Although these aspects improve your speech and make audience feel you words and understand your message their overuse would lead to decreasing their effect.
Unfortunately, sometimes your body language is opposite to what you?re saying and this lead to the lack of trustiness and understanding between you and your audience.
I think such situation happened to most of us either we mean it or not. For example:
When you talk to someone in a good way and with pleasant words but your tone is tough and frosty and so it is understood that you don?t like this person or when you keep convincing someone that you?re interested in what he is saying but at the same time you keep looking around or look to other peole which automatically means that you?re not paying attention to what is said.
This is how body language contradicts spoken language and in most cases the body language is the one believed.
Scientists were wondering about laughing and its physiological effects and whether it?s a verbal or non-verbal behavior but they all agreed that it is a commonly used body language in our daily life. They even think that it makes life much better and reduce all tension. It was mentioned by Dr.William Fry, a professor at Stanford University, California,that one minute of laughter equals 10 minutes on the rowing machine which means that laughter stimulates the heart and blood circulation equivalent to any other standard aerobic exercise. Moreover, Norman Cousins stated in his book ?Anatomy of An Illness,? that ?Laughter is internal jogging.?. Therefore it is always recommended to use laughing in your daily communication whenever it?s possible.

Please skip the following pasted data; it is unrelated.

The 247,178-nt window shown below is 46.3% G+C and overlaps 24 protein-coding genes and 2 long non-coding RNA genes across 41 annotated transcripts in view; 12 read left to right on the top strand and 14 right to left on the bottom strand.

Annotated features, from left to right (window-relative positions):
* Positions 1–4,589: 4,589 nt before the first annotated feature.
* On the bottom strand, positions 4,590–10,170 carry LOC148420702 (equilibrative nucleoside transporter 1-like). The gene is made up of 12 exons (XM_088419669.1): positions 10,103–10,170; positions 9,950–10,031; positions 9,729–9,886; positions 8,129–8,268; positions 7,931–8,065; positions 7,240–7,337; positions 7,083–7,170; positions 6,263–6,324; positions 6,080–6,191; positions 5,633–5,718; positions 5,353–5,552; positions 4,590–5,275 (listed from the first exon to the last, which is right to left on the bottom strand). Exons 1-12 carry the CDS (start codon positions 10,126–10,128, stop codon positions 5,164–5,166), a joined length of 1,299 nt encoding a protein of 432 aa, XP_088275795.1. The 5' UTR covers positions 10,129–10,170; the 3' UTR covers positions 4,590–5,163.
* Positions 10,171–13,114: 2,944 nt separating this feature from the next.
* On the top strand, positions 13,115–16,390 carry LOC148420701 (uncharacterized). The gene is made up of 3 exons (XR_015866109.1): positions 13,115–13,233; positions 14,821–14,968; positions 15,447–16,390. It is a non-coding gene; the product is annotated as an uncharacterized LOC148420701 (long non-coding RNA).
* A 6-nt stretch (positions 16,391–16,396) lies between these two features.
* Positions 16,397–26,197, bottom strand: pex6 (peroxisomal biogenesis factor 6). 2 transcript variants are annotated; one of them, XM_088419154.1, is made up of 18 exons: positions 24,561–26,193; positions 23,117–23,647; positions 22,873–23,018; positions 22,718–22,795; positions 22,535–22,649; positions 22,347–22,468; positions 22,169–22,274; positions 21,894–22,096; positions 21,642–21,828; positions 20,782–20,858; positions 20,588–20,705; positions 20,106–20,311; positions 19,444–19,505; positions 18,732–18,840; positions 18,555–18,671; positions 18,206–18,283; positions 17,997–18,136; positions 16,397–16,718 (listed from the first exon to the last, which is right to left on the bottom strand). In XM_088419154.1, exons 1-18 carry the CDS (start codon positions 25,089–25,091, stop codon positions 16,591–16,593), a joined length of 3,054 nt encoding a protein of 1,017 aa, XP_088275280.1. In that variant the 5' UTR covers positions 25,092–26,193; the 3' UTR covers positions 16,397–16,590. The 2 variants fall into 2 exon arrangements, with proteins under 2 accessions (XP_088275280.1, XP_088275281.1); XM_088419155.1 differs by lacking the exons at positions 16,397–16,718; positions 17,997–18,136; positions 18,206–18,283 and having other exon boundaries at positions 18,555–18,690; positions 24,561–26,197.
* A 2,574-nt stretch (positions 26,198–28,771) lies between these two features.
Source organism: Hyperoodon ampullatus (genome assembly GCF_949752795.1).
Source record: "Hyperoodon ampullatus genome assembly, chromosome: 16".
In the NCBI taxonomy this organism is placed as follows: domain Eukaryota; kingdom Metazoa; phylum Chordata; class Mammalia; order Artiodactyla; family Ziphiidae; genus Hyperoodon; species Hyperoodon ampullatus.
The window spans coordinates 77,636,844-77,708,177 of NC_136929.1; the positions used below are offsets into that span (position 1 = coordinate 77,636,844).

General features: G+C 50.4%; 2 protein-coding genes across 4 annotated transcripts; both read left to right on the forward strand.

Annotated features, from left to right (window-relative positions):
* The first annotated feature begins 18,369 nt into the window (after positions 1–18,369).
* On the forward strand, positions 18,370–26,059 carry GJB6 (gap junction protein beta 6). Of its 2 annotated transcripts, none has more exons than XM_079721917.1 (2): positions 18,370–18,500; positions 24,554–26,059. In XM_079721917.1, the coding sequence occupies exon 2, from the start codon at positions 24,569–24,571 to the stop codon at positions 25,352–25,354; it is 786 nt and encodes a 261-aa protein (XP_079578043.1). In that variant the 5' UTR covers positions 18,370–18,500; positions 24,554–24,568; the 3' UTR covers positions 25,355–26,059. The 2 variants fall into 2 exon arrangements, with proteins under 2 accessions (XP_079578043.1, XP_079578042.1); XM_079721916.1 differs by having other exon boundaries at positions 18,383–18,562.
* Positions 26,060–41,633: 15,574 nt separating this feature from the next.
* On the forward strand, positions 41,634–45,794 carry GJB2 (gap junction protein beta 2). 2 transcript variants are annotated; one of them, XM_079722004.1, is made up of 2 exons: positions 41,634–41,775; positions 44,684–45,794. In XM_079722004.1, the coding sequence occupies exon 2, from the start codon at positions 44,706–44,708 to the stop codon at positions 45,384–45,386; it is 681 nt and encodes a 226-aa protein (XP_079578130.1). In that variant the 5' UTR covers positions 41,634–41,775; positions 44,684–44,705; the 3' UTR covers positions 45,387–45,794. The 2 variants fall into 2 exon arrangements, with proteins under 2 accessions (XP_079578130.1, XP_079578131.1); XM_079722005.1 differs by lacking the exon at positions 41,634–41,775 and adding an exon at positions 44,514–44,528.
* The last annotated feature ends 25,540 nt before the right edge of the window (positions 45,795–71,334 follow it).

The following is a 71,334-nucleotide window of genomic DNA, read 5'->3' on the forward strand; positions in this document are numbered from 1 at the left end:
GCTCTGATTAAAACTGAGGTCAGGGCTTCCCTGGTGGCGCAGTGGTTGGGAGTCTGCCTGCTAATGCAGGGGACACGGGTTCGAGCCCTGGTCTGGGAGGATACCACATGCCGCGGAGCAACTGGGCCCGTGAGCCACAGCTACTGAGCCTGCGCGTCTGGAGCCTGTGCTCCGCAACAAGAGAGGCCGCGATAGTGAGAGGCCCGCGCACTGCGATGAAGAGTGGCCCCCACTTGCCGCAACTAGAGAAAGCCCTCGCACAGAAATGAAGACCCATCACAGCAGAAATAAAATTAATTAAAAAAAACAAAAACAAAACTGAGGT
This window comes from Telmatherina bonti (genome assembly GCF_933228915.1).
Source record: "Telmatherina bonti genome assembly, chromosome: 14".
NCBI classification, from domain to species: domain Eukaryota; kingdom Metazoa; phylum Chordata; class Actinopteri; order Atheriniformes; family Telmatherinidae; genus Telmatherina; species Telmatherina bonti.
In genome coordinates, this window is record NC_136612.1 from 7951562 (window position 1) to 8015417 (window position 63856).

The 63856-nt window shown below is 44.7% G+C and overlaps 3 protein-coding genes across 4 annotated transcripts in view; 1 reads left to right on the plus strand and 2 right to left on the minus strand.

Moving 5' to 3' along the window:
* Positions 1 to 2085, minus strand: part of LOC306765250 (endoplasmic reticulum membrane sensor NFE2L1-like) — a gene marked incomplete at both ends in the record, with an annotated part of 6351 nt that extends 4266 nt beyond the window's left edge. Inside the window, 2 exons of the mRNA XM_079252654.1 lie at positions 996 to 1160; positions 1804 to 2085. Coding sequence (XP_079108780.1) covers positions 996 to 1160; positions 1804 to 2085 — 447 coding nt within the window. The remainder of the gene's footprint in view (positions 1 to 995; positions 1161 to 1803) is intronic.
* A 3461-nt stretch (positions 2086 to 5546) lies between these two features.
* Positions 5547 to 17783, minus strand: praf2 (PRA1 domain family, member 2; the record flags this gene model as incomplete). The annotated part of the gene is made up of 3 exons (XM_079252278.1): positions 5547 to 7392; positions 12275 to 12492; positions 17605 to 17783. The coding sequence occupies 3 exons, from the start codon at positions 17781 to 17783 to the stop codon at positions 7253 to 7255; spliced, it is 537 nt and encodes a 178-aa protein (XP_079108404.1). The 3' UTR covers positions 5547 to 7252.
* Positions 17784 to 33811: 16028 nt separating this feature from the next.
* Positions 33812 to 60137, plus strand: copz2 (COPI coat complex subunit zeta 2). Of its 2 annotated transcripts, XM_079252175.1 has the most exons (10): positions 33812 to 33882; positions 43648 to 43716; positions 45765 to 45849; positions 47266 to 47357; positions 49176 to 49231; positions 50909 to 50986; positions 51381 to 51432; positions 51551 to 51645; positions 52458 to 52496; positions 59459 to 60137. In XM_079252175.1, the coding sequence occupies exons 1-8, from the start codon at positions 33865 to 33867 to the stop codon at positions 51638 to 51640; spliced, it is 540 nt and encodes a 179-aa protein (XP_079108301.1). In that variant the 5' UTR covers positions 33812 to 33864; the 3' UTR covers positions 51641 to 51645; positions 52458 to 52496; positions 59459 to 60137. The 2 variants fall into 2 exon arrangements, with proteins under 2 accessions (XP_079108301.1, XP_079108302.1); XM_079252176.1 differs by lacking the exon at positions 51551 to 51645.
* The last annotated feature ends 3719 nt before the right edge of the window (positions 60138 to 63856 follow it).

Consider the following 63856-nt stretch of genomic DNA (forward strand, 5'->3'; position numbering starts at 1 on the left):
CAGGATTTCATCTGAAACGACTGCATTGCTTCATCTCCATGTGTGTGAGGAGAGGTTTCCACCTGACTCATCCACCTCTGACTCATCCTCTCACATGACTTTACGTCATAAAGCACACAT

To wrap up we can say that body language has great effect on spoken language. It?s a positive effect if you use it to support what you are saying and a negative one if it contradicts your spoken language. Don?t forget to laugh and it?s even much better if you were able to make people around laugh as well . It will help you improve your health and your entire life. Before going to the conclusion I would like to leave you with a small exercise that shows importance of body language:
after the presentation go and stand in front of the mirror try talking in any subject without using any body language(even your eyes and voice).If you were able to do so then you did a great achievement and I would be pleased to hear from you the result.
We now have realized the importance of non-verbal communication between humans , it is about 85% of total communication. Nobody can deny its importance in showing ideas and persuading feelings to assure the spoken language.
In the first part we talked about gestures and body movements and we indicated that a certain gesture can signal a certain feeling.
In the second part we illustrated the difference between spoken language and the body language and how they can contribute together. We also showed the effect of non-verbal communication on verbal communication.
Body language is a crucial mean of communication.
I want to end our presentation with a great thought. Anna Parillaud said that ?Body language is essential for an actress, even if you don?t use your body in an athletic way. Just to be free, to use it like your voice. A body can be small and have incredible violence. A body talks. ?